Fantasy SCOTUS: The Fantasy League for Supreme Court Junkies
If regular fantasy sports aren’t you thing, law clerk and self-described “Supreme Court nerd” Josh Blackman has set up a new sort of fantasy league for you: Fantasy SCOTUS. Tagline: “Play like the Tenth Justice.”
It works a little differently from a typical fantasy sports league, although if Ruth Bader Ginsberg pulls her Achilles, all bets are still off. From the rule description:
The Rules are simple. For each case the Supreme Court grants cert, predict:
-The Outcome of the Case (Affirm or Reverse the lower Court)
-The Split (9-0, 8-1, 7-2, 6-3, 5-4, 4-1-4, or fragmented)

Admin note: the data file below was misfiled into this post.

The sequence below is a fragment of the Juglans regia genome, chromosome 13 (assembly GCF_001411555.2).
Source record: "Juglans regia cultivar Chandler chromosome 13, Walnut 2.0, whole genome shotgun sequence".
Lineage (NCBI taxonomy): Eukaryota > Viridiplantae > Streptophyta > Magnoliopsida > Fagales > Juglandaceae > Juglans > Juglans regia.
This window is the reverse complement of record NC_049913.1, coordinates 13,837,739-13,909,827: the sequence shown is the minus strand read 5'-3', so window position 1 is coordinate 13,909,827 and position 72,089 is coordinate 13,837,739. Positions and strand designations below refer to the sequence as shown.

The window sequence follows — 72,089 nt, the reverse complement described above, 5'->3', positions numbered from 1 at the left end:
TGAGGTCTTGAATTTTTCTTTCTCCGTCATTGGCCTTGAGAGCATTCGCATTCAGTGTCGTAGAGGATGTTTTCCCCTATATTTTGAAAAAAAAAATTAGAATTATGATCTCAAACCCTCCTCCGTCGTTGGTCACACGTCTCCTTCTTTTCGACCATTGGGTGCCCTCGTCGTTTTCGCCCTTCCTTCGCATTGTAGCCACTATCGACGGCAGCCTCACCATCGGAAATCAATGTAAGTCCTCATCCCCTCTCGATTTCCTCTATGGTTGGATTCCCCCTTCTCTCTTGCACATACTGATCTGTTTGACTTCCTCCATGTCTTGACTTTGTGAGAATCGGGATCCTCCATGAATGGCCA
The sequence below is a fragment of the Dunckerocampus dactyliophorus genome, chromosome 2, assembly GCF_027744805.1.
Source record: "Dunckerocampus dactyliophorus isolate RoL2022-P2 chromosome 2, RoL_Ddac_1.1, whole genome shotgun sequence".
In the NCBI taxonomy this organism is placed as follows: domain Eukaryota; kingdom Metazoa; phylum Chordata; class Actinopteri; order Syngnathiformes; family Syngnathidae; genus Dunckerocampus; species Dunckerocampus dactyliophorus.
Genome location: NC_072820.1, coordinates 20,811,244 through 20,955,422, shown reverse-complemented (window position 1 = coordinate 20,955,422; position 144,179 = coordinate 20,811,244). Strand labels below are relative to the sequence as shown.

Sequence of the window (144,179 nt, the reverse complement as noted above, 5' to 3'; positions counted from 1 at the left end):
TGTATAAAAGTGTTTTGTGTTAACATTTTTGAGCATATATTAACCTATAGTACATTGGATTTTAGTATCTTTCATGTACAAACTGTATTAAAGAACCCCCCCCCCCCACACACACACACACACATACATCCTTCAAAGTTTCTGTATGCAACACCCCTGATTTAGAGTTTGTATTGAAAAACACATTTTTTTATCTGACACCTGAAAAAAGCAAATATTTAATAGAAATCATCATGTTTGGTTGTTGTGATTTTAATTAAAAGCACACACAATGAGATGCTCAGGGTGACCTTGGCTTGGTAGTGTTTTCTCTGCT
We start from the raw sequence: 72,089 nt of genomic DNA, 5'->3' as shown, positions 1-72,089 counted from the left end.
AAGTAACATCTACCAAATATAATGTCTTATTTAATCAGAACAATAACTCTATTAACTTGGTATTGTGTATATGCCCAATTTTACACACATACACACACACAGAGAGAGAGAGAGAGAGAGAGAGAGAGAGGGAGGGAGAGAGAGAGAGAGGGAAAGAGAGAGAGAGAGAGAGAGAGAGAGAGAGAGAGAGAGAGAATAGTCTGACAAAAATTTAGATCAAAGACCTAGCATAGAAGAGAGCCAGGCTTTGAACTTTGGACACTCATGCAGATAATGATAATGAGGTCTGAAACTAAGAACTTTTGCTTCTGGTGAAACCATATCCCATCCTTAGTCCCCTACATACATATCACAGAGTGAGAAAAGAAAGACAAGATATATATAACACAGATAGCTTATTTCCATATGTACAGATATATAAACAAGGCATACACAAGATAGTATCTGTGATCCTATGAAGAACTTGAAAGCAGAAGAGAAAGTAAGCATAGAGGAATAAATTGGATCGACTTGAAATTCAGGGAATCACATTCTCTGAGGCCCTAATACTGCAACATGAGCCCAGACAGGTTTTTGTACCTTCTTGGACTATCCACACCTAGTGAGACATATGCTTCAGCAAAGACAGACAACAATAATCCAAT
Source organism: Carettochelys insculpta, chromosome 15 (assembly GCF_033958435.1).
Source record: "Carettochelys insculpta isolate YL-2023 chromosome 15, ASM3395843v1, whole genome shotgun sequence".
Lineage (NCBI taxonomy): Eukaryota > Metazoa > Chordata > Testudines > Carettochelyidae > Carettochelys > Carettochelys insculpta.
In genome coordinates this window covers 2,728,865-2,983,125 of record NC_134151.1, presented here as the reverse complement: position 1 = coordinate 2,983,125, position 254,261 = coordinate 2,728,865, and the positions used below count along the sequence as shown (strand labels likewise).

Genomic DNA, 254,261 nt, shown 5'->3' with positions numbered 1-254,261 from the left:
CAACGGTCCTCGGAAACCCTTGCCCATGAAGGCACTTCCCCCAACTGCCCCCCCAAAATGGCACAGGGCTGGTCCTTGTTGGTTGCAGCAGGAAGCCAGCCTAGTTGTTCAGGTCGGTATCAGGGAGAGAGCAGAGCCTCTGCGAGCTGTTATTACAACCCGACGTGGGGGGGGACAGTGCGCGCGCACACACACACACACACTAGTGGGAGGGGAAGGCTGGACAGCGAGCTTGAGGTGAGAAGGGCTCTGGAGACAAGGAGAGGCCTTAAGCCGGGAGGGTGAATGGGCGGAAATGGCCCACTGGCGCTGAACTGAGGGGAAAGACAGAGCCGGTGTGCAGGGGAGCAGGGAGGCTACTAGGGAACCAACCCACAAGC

– The Justices in the Majority, and the Justices in the Dissent
At the end of the Term, the Associate Justice who predicts the most cases correctly will be confirmed as the Chief Justice of the Fantasy Supreme Court League, and win a to-be-determined prize.
You get one point for correct outcome, three points for correct split, and one point each for which Justices will be in the majority versus the minority.
Yesterday, Blackman wrote a blog post decrying cheating which had surfaced on Fantasy SCOTUS, despite the fact that it’s a league with no cash prizes. In the hour-and-a-half lag between the Supreme Court’s delivery of a recent decision and Blackman’s locking down of the polls, he writes that “several members changed their votes to get more points.” Cue joke about lawyers being unethical.
Hopefully, this episode will be a mild speed bump in the life of the site: since its founding four months ago, it’s grown to nearly 4,000 members.
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